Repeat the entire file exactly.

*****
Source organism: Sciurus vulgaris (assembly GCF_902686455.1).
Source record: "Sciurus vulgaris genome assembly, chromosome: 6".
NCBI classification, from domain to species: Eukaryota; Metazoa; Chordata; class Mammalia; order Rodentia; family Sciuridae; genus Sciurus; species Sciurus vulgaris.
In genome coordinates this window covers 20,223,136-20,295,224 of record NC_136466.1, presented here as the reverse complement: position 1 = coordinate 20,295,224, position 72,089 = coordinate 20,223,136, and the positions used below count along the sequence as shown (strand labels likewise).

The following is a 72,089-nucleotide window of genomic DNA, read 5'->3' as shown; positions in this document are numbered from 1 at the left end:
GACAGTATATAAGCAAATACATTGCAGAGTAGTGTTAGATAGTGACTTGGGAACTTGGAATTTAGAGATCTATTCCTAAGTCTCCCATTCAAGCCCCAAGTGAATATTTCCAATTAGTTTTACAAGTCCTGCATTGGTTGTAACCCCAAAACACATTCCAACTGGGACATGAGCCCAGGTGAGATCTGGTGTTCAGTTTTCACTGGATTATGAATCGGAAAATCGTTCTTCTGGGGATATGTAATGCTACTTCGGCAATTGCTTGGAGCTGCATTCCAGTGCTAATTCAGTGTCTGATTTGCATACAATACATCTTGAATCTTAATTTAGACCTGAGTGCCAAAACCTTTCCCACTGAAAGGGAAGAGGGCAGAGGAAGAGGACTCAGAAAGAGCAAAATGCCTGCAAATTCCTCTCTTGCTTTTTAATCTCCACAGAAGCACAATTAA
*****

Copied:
Source organism: Sciurus vulgaris (assembly GCF_902686455.1).
Source record: "Sciurus vulgaris genome assembly, chromosome: 6".
NCBI classification, from domain to species: Eukaryota; Metazoa; Chordata; class Mammalia; order Rodentia; family Sciuridae; genus Sciurus; species Sciurus vulgaris.
In genome coordinates this window covers 20,223,136-20,295,224 of record NC_136466.1, presented here as the reverse complement: position 1 = coordinate 20,295,224, position 72,089 = coordinate 20,223,136, and the positions used below count along the sequence as shown (strand labels likewise).

The following is a 72,089-nucleotide window of genomic DNA, read 5'->3' as shown; positions in this document are numbered from 1 at the left end:
GACAGTATATAAGCAAATACATTGCAGAGTAGTGTTAGATAGTGACTTGGGAACTTGGAATTTAGAGATCTATTCCTAAGTCTCCCATTCAAGCCCCAAGTGAATATTTCCAATTAGTTTTACAAGTCCTGCATTGGTTGTAACCCCAAAACACATTCCAACTGGGACATGAGCCCAGGTGAGATCTGGTGTTCAGTTTTCACTGGATTATGAATCGGAAAATCGTTCTTCTGGGGATATGTAATGCTACTTCGGCAATTGCTTGGAGCTGCATTCCAGTGCTAATTCAGTGTCTGATTTGCATACAATACATCTTGAATCTTAATTTAGACCTGAGTGCCAAAACCTTTCCCACTGAAAGGGAAGAGGGCAGAGGAAGAGGACTCAGAAAGAGCAAAATGCCTGCAAATTCCTCTCTTGCTTTTTAATCTCCACAGAAGCACAATTAA